Recording Whiteboard Teaching
Creating & Recording a Remote Whiteboard Session
Many faculty use a chalkboard or whiteboard when teaching in a face-to-face classroom setting. Reproducing this tool in an online session can be challenging, especially a live session taught remotely using Zoom. Below we discuss several possible approaches to capturing the benefits of a whiteboard online. All of these will require adjusting your teaching methods. While these options might feel uncomfortable at first, they typically become more natural with practice.
Using the Whiteboard in Zoom with a Tablet
Zoom includes a virtual whiteboard that can be shared when a physical chalkboard/whiteboard cannot be used. The whiteboard function is built into Zoom and requires no extra equipment or applications.
Although you can write on the whiteboard with your mouse, it is much easier to use a tablet. While you do not need any tools to use the whiteboard function, we suggest using a stylus. It is also a good idea to practice using the stylus before using the Zoom whiteboard live in a course.
Getting started using the Whiteboard in Zoom
- Start the Zoom session on your computer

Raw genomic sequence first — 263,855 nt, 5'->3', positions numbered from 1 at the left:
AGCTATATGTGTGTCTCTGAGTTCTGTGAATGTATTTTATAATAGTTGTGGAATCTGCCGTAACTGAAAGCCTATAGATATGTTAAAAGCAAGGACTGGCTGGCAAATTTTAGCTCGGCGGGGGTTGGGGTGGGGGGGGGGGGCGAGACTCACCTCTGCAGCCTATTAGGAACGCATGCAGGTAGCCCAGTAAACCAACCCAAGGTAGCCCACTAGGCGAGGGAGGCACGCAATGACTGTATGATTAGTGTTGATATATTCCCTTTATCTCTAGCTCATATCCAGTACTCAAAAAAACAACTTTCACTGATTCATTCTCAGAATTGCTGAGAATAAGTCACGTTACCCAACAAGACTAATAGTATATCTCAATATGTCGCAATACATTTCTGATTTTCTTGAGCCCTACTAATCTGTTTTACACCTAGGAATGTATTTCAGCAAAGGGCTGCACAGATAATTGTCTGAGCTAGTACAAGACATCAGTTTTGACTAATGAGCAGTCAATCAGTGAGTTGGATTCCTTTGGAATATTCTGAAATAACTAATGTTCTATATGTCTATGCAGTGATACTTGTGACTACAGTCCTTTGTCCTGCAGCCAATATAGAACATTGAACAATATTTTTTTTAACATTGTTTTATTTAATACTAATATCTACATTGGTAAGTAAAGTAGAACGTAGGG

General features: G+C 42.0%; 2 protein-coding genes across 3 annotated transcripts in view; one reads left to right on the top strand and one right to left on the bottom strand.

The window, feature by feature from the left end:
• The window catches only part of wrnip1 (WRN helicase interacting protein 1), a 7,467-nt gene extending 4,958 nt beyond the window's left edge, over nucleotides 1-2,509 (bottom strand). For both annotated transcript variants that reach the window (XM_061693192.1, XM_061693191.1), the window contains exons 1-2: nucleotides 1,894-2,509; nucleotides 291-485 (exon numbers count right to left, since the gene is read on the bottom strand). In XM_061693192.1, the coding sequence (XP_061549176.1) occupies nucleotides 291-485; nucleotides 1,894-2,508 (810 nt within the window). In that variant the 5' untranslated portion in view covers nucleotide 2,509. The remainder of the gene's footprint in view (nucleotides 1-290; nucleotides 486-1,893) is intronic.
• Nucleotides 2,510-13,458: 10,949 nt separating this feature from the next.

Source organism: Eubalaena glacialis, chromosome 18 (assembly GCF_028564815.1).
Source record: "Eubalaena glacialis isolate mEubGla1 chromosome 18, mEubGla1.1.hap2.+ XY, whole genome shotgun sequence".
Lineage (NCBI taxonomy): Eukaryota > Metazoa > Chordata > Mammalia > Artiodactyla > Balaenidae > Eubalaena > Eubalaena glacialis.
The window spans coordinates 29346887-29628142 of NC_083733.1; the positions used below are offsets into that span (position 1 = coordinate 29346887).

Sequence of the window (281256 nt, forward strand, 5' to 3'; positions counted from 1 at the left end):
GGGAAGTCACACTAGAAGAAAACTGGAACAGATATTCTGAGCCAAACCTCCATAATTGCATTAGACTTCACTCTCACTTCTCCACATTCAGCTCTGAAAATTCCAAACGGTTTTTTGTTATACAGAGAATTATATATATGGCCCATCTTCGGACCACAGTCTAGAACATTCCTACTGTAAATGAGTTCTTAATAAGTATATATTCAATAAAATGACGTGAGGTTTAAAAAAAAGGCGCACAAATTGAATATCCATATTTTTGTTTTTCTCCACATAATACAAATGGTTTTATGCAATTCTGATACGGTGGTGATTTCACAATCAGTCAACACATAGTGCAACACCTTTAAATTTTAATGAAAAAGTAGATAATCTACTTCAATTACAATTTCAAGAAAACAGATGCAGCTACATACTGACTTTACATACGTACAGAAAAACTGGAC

- Join on your tablet as well
- “Share Content” from your tablet and choose “Whiteboard”
- Draw on the whiteboard
- Open a new whiteboard as needed (option available at the bottom right). NOTE: You may want to save your whiteboards to your photos for sharing with students.
- Swipe down from the top of the screen and choose “Stop Share” when done with the whiteboard (All whiteboard content is erased when you stop sharing).
Using PowerPoint with a Tablet
Rajesh Bhaskaran, Swanson Director of Engineering Simulation in the Sibley School of Mechanical and Aerospace Engineering, provides a short video tutorial on using PowerPoint with a Tablet to create a virtual whiteboard.
Using the XP-Pen with a Tablet
Some departments at Cornell are experimenting with using the XP-Pen with a Tablet as a relatively inexpensive yet effective whiteboard tool that can be shared with Zoom.
One faculty member who tried it out says, “The software was easy to install, and it works great!”
Allen Ward, Lecturer Support and Student Services Support in the Department of Statistics & Data Science, created a video demonstrating how to use the XP-Pen with Zoom.
Alternative Virtual Whiteboard
In addition to a digital whiteboard, there are a range of creative ways you can record your teaching using a cell phone camera.
Here is a creative video recording model for creating a document camera that requires only a cell phone and a stack of books. This video was created and shared by Matthew Ford, Postdoctoral Associate in the Sibley School of Mechanical and Aerospace Engineering. Thanks to Matt and the MAE department for sharing his great work.